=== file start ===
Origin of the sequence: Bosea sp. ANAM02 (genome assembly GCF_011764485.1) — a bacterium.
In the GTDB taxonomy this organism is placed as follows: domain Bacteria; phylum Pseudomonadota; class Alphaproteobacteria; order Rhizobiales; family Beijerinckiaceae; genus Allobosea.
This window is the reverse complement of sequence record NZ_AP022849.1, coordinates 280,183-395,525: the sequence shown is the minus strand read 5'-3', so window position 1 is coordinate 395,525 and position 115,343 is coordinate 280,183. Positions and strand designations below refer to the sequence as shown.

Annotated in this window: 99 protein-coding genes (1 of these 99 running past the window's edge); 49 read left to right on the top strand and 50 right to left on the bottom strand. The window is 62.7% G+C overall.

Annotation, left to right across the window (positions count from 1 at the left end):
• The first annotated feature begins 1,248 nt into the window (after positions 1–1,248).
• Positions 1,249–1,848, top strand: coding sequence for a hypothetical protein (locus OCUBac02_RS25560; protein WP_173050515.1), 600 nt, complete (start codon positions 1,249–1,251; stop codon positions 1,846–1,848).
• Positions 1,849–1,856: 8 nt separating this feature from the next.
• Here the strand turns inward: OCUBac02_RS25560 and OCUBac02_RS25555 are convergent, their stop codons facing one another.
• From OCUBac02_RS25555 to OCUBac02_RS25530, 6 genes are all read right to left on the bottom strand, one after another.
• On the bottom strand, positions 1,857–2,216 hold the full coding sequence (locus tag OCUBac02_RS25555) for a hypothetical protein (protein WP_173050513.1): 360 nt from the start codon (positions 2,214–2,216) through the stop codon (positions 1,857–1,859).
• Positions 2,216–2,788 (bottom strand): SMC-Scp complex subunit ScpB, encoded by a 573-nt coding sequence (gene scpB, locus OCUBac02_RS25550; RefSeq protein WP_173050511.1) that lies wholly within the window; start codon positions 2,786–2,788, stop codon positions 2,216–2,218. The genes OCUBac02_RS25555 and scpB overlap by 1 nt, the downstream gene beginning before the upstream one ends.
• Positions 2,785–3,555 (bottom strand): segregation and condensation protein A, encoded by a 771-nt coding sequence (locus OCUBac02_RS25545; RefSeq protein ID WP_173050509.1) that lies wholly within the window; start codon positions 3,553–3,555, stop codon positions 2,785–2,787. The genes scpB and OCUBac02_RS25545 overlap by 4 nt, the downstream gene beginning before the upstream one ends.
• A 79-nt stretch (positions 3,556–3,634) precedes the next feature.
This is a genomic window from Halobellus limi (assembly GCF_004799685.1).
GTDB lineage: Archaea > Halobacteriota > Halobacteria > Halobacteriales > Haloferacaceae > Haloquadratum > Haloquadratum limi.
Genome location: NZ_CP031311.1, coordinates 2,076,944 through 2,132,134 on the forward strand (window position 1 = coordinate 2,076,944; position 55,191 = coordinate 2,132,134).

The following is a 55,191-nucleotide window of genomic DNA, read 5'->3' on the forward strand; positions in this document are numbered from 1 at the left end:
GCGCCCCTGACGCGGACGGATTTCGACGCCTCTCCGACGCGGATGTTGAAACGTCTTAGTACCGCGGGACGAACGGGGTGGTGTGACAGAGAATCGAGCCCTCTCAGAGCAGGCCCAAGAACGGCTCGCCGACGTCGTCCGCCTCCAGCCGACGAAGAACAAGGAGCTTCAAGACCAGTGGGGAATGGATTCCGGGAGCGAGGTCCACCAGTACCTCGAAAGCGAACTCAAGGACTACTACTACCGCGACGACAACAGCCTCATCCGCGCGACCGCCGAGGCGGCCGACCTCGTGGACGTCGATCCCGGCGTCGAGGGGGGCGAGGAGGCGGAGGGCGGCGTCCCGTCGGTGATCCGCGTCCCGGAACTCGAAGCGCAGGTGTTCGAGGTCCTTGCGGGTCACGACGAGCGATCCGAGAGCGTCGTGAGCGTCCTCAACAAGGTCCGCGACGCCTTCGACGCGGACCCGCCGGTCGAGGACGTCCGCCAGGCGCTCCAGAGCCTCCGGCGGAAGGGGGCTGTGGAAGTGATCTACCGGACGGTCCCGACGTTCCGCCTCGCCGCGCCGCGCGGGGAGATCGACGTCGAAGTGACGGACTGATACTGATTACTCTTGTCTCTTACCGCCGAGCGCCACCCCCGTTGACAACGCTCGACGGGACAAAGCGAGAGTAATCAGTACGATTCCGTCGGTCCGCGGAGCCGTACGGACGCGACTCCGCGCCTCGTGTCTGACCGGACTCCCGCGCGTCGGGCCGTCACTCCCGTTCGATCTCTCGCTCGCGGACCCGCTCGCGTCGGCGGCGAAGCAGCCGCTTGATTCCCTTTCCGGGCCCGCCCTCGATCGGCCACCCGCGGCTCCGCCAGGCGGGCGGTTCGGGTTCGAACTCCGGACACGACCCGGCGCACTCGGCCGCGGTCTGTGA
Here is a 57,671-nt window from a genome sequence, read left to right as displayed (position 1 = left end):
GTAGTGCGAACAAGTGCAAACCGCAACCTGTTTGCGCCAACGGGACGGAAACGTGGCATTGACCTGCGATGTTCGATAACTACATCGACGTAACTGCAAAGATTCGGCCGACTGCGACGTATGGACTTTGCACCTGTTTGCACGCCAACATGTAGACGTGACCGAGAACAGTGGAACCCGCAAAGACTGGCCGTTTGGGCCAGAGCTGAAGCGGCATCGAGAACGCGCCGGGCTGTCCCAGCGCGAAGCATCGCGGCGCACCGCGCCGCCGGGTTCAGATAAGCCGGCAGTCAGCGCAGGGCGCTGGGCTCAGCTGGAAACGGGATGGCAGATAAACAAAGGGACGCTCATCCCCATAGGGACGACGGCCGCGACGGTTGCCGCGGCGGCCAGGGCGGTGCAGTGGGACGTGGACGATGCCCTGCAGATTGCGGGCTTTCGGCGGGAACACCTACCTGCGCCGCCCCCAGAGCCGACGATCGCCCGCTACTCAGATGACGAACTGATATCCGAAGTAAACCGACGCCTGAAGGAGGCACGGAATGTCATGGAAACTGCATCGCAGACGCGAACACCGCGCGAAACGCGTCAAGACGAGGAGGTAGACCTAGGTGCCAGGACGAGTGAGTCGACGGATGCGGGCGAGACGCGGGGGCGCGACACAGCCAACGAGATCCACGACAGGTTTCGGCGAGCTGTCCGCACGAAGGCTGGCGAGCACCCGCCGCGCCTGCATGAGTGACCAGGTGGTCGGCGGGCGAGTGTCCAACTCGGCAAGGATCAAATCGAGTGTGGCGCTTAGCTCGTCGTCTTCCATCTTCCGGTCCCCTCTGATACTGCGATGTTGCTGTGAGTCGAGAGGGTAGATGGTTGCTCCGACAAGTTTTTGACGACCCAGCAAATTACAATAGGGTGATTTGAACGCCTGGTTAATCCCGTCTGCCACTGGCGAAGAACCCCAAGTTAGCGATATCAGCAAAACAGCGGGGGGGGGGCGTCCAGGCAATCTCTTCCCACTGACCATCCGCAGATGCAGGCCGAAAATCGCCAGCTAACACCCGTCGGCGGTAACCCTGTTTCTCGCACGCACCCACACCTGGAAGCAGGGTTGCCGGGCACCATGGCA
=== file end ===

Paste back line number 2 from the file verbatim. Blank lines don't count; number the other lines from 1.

In the GTDB taxonomy this organism is placed as follows: domain Bacteria; phylum Pseudomonadota; class Alphaproteobacteria; order Rhizobiales; family Beijerinckiaceae; genus Allobosea.